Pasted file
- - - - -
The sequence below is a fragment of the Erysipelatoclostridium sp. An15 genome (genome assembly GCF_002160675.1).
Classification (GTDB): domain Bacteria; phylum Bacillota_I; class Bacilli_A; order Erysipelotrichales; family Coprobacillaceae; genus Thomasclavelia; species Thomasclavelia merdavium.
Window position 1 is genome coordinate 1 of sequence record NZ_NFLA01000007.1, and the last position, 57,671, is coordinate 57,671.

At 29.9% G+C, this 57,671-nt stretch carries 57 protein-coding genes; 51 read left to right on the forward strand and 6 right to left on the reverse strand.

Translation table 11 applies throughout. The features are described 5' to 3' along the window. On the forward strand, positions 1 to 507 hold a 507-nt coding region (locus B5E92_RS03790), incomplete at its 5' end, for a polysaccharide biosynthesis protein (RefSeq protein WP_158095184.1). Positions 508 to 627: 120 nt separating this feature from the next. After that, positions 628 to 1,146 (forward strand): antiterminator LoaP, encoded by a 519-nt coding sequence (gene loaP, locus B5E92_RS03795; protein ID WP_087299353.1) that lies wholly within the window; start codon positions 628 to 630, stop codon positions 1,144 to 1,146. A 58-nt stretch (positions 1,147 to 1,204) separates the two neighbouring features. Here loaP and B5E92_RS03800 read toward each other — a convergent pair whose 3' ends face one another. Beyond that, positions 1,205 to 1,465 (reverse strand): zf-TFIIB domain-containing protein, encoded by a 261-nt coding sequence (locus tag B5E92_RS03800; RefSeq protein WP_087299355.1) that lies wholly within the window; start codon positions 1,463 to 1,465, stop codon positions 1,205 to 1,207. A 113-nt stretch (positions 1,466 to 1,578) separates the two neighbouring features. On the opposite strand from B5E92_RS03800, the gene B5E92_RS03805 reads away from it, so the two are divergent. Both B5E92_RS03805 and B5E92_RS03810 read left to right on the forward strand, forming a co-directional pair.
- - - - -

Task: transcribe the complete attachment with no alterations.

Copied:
The sequence below is a fragment of the Erysipelatoclostridium sp. An15 genome (genome assembly GCF_002160675.1).
Classification (GTDB): domain Bacteria; phylum Bacillota_I; class Bacilli_A; order Erysipelotrichales; family Coprobacillaceae; genus Thomasclavelia; species Thomasclavelia merdavium.
Window position 1 is genome coordinate 1 of sequence record NZ_NFLA01000007.1, and the last position, 57,671, is coordinate 57,671.

At 29.9% G+C, this 57,671-nt stretch carries 57 protein-coding genes; 51 read left to right on the forward strand and 6 right to left on the reverse strand.

Translation table 11 applies throughout. The features are described 5' to 3' along the window. On the forward strand, positions 1 to 507 hold a 507-nt coding region (locus B5E92_RS03790), incomplete at its 5' end, for a polysaccharide biosynthesis protein (RefSeq protein WP_158095184.1). Positions 508 to 627: 120 nt separating this feature from the next. After that, positions 628 to 1,146 (forward strand): antiterminator LoaP, encoded by a 519-nt coding sequence (gene loaP, locus B5E92_RS03795; protein ID WP_087299353.1) that lies wholly within the window; start codon positions 628 to 630, stop codon positions 1,144 to 1,146. A 58-nt stretch (positions 1,147 to 1,204) separates the two neighbouring features. Here loaP and B5E92_RS03800 read toward each other — a convergent pair whose 3' ends face one another. Beyond that, positions 1,205 to 1,465 (reverse strand): zf-TFIIB domain-containing protein, encoded by a 261-nt coding sequence (locus tag B5E92_RS03800; RefSeq protein WP_087299355.1) that lies wholly within the window; start codon positions 1,463 to 1,465, stop codon positions 1,205 to 1,207. A 113-nt stretch (positions 1,466 to 1,578) separates the two neighbouring features. On the opposite strand from B5E92_RS03800, the gene B5E92_RS03805 reads away from it, so the two are divergent. Both B5E92_RS03805 and B5E92_RS03810 read left to right on the forward strand, forming a co-directional pair.